The purpose of the registration and inspection for such systems, introduced under the Water Services (Amendment) Act 2012, is to protect ground and surface water quality, particularly drinking water sources, from the risks posed by malfunctioning systems. All owners of premises connected to a domestic wastewater treatment system are required to register their systems.
The Local Government Management Agency (LGMA) has developed a central online registration system and will manage the system on a shared-service basis for the water services authorities, including Limerick Local Authorities.
All septic tanks and other types of treatment and disposal systems for domestic waste water should be registered not later than 1st February 2013. Registration payments received by 28th September will be subject to a €5 fee with the registration fee increasing to €50 thereafter up to 1st February. Penalties will be applied to payments received after 1 February.
Mr. Conn Murray, Manager, Limerick Local Authorities, commented: “I want to take the opportunity to remind people they can only avail of the reduced registration fee of €5 until the 28th of September 2012, after that date it will cost €50. I would also like to thank all of those people who have paid so far.”
“Under the Act, owners of domestic waste water treatment systems are required to ensure that their systems are on the register,” explained Ms. Anne Goggin, Environmental Department, Limerick County Council.
Ms Goggin added: “Domestic wastewater treatment systems include all septic tanks, waste water tanks and treatment systems receiving, storing, treating or disposing of domestic waste water. It also includes all fittings and percolation areas associated with such tanks and systems and drains used to discharge waste water from a premises, whether or not a receiving tank is present.”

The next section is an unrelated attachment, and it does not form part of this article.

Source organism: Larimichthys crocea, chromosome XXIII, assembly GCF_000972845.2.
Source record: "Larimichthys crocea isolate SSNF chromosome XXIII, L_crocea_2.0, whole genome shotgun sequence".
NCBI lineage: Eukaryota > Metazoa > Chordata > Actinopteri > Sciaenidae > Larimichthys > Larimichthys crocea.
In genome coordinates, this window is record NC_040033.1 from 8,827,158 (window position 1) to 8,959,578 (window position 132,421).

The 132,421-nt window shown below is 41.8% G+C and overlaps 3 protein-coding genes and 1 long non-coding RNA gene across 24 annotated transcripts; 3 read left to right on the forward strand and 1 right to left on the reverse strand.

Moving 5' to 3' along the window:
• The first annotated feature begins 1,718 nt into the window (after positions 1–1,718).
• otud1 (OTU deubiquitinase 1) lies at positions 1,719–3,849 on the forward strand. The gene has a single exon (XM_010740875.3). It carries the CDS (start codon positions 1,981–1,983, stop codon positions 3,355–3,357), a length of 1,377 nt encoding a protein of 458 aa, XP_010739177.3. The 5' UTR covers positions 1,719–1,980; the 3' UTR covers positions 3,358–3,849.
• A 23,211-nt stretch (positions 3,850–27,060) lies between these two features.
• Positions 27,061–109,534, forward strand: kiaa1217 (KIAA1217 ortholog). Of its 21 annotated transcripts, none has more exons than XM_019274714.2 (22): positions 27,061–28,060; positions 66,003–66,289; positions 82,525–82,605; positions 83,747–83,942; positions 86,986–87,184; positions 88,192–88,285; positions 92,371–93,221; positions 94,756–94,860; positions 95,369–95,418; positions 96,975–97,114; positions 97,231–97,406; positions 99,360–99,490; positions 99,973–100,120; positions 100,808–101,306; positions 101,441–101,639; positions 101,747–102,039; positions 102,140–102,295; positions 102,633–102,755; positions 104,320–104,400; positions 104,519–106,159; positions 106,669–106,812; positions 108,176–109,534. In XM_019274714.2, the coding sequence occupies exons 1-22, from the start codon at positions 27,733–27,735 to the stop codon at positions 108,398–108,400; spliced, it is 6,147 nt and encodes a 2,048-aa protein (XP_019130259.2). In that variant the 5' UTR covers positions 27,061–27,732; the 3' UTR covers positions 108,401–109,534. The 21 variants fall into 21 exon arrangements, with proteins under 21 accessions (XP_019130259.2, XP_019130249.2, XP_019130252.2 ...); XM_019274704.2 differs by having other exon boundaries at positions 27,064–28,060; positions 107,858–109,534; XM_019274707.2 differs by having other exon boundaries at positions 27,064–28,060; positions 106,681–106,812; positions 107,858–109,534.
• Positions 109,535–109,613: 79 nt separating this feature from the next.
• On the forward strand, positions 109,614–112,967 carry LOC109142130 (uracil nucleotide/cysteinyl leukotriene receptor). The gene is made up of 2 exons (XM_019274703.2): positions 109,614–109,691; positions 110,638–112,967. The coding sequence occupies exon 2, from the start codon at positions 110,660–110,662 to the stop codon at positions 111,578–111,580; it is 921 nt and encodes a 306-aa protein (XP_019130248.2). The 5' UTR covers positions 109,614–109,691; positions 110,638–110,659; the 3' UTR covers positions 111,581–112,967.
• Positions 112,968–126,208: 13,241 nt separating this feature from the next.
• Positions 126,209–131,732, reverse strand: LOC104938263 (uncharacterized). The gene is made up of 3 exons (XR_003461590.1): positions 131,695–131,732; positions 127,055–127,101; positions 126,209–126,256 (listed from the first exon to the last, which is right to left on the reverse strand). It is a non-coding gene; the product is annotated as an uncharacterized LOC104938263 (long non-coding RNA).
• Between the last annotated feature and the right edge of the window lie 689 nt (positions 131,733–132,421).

She continued: “The Environmental Protection Agency (EPA) is developing a National Inspection Plan. The Agency will use a risk-based approach in developing the plan, including proximity to rivers, lakes and streams (particularly drinking water sources). No decisions have been made regarding the numbers or locations of inspections to be carried out. It is also expected that consideration will be given to whether a system has been registered or not (systems that are not registered would be more likely to be inspected than those that are registered). Inspections under the new legislation will not commence until 2013 and the commencement of inspections will be publicised in the national and local media.”
Ms. Goggin explained that the registration fee is intended to cover the costs of administration by the water services authorities and risk-based inspections.
“You should take care not to allow uninvited persons, or persons claiming to be septic tank inspectors, to enter onto your property in advance of the launch of inspections. You will be formally notified by your water services authority if your domestic wastewater treatment system is to be inspected. Inspectors will be required to carry identification and you should ask for this to be presented to you,” she concluded.
The charge can be paid online by credit/debit card at www.protectourwater.ie or by cheque/Postal Order/Bank Drafts at a local authority office. Registration forms may be obtained from public libraries, citizen information centres, Limerick County Hall, Limerick City Hall, and at the following area offices: Newcastle, Kilmallock, Rathkeale, Annacotty, and Croom. For further information contact or Lo Call 1890 800 800 or visit www.protectourwater.ie.